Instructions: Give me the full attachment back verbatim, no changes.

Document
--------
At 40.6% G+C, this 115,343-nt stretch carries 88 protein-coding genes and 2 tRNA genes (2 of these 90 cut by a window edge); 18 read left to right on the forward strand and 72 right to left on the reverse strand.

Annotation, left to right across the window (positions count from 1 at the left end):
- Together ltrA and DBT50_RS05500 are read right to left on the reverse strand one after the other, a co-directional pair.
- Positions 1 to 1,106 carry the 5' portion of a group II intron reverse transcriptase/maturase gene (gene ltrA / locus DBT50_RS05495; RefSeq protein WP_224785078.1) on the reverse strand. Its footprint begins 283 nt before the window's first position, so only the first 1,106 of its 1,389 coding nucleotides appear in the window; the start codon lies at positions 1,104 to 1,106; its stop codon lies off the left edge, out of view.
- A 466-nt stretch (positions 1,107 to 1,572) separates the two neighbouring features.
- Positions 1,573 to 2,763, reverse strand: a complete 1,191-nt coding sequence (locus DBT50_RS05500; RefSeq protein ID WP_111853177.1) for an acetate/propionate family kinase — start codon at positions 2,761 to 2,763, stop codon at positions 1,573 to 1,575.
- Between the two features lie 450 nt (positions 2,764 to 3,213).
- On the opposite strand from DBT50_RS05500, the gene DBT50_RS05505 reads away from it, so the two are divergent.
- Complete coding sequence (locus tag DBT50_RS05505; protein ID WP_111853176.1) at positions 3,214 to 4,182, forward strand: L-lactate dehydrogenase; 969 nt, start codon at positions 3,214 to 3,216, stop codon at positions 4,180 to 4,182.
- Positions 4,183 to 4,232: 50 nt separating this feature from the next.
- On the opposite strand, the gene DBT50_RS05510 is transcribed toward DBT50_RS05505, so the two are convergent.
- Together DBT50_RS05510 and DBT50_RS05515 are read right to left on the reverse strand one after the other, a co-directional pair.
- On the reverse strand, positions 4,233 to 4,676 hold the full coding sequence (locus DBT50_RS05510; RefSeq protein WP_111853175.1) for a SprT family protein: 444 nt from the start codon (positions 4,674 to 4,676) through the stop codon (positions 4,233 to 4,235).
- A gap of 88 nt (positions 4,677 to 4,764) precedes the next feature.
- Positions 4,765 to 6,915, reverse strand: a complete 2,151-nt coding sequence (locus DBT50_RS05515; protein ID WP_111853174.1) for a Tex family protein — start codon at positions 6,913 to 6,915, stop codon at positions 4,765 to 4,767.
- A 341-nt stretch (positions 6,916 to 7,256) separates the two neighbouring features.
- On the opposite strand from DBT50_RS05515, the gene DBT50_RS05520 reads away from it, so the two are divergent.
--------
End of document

At 40.6% G+C, this 115,343-nt stretch carries 88 protein-coding genes and 2 tRNA genes (2 of these 90 cut by a window edge); 18 read left to right on the forward strand and 72 right to left on the reverse strand.

Annotation, left to right across the window (positions count from 1 at the left end):
- Together ltrA and DBT50_RS05500 are read right to left on the reverse strand one after the other, a co-directional pair.
- Positions 1 to 1,106 carry the 5' portion of a group II intron reverse transcriptase/maturase gene (gene ltrA / locus DBT50_RS05495; RefSeq protein WP_224785078.1) on the reverse strand. Its footprint begins 283 nt before the window's first position, so only the first 1,106 of its 1,389 coding nucleotides appear in the window; the start codon lies at positions 1,104 to 1,106; its stop codon lies off the left edge, out of view.
- A 466-nt stretch (positions 1,107 to 1,572) separates the two neighbouring features.
- Positions 1,573 to 2,763, reverse strand: a complete 1,191-nt coding sequence (locus DBT50_RS05500; RefSeq protein ID WP_111853177.1) for an acetate/propionate family kinase — start codon at positions 2,761 to 2,763, stop codon at positions 1,573 to 1,575.
- Between the two features lie 450 nt (positions 2,764 to 3,213).
- On the opposite strand from DBT50_RS05500, the gene DBT50_RS05505 reads away from it, so the two are divergent.
- Complete coding sequence (locus tag DBT50_RS05505; protein ID WP_111853176.1) at positions 3,214 to 4,182, forward strand: L-lactate dehydrogenase; 969 nt, start codon at positions 3,214 to 3,216, stop codon at positions 4,180 to 4,182.
- Positions 4,183 to 4,232: 50 nt separating this feature from the next.
- On the opposite strand, the gene DBT50_RS05510 is transcribed toward DBT50_RS05505, so the two are convergent.
- Together DBT50_RS05510 and DBT50_RS05515 are read right to left on the reverse strand one after the other, a co-directional pair.
- On the reverse strand, positions 4,233 to 4,676 hold the full coding sequence (locus DBT50_RS05510; RefSeq protein WP_111853175.1) for a SprT family protein: 444 nt from the start codon (positions 4,674 to 4,676) through the stop codon (positions 4,233 to 4,235).
- A gap of 88 nt (positions 4,677 to 4,764) precedes the next feature.
- Positions 4,765 to 6,915, reverse strand: a complete 2,151-nt coding sequence (locus DBT50_RS05515; protein ID WP_111853174.1) for a Tex family protein — start codon at positions 6,913 to 6,915, stop codon at positions 4,765 to 4,767.
- A 341-nt stretch (positions 6,916 to 7,256) separates the two neighbouring features.
- On the opposite strand from DBT50_RS05515, the gene DBT50_RS05520 reads away from it, so the two are divergent.